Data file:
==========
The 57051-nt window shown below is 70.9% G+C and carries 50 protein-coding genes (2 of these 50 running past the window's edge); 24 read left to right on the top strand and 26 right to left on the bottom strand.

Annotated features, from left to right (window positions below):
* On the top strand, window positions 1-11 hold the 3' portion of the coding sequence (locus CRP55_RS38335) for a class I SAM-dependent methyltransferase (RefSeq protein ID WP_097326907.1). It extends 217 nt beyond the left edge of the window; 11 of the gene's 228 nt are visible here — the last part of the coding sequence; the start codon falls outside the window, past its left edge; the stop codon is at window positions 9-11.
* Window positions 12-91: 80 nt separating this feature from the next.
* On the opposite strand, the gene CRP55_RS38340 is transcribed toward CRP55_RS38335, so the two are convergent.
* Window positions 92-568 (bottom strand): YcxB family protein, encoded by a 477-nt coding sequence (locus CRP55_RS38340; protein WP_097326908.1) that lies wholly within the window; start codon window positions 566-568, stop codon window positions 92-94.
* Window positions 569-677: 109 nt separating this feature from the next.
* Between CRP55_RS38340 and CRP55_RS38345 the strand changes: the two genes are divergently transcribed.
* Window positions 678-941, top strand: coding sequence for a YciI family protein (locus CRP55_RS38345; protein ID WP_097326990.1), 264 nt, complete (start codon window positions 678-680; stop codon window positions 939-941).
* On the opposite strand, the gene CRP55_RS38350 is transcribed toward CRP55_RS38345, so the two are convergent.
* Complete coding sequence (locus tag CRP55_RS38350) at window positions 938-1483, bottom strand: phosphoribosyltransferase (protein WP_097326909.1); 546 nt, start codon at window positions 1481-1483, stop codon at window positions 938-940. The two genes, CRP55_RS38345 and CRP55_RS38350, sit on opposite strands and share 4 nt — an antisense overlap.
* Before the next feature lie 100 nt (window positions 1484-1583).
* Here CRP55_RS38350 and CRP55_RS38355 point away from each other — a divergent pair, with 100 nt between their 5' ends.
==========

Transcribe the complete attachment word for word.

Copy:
The 57051-nt window shown below is 70.9% G+C and carries 50 protein-coding genes (2 of these 50 running past the window's edge); 24 read left to right on the top strand and 26 right to left on the bottom strand.

Annotated features, from left to right (window positions below):
* On the top strand, window positions 1-11 hold the 3' portion of the coding sequence (locus CRP55_RS38335) for a class I SAM-dependent methyltransferase (RefSeq protein ID WP_097326907.1). It extends 217 nt beyond the left edge of the window; 11 of the gene's 228 nt are visible here — the last part of the coding sequence; the start codon falls outside the window, past its left edge; the stop codon is at window positions 9-11.
* Window positions 12-91: 80 nt separating this feature from the next.
* On the opposite strand, the gene CRP55_RS38340 is transcribed toward CRP55_RS38335, so the two are convergent.
* Window positions 92-568 (bottom strand): YcxB family protein, encoded by a 477-nt coding sequence (locus CRP55_RS38340; protein WP_097326908.1) that lies wholly within the window; start codon window positions 566-568, stop codon window positions 92-94.
* Window positions 569-677: 109 nt separating this feature from the next.
* Between CRP55_RS38340 and CRP55_RS38345 the strand changes: the two genes are divergently transcribed.
* Window positions 678-941, top strand: coding sequence for a YciI family protein (locus CRP55_RS38345; protein ID WP_097326990.1), 264 nt, complete (start codon window positions 678-680; stop codon window positions 939-941).
* On the opposite strand, the gene CRP55_RS38350 is transcribed toward CRP55_RS38345, so the two are convergent.
* Complete coding sequence (locus tag CRP55_RS38350) at window positions 938-1483, bottom strand: phosphoribosyltransferase (protein WP_097326909.1); 546 nt, start codon at window positions 1481-1483, stop codon at window positions 938-940. The two genes, CRP55_RS38345 and CRP55_RS38350, sit on opposite strands and share 4 nt — an antisense overlap.
* Before the next feature lie 100 nt (window positions 1484-1583).
* Here CRP55_RS38350 and CRP55_RS38355 point away from each other — a divergent pair, with 100 nt between their 5' ends.